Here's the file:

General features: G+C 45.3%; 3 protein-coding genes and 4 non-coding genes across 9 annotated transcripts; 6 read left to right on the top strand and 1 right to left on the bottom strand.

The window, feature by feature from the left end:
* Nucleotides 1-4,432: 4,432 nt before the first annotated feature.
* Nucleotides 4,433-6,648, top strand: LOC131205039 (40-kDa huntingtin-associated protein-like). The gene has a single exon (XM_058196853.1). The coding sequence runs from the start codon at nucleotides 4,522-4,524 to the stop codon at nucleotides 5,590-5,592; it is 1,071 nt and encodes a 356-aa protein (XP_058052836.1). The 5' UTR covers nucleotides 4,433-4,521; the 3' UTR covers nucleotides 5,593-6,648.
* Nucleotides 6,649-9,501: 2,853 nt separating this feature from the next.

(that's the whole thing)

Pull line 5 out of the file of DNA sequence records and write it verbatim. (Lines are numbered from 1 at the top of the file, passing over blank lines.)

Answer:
* Nucleotides 6,649-9,501: 2,853 nt separating this feature from the next.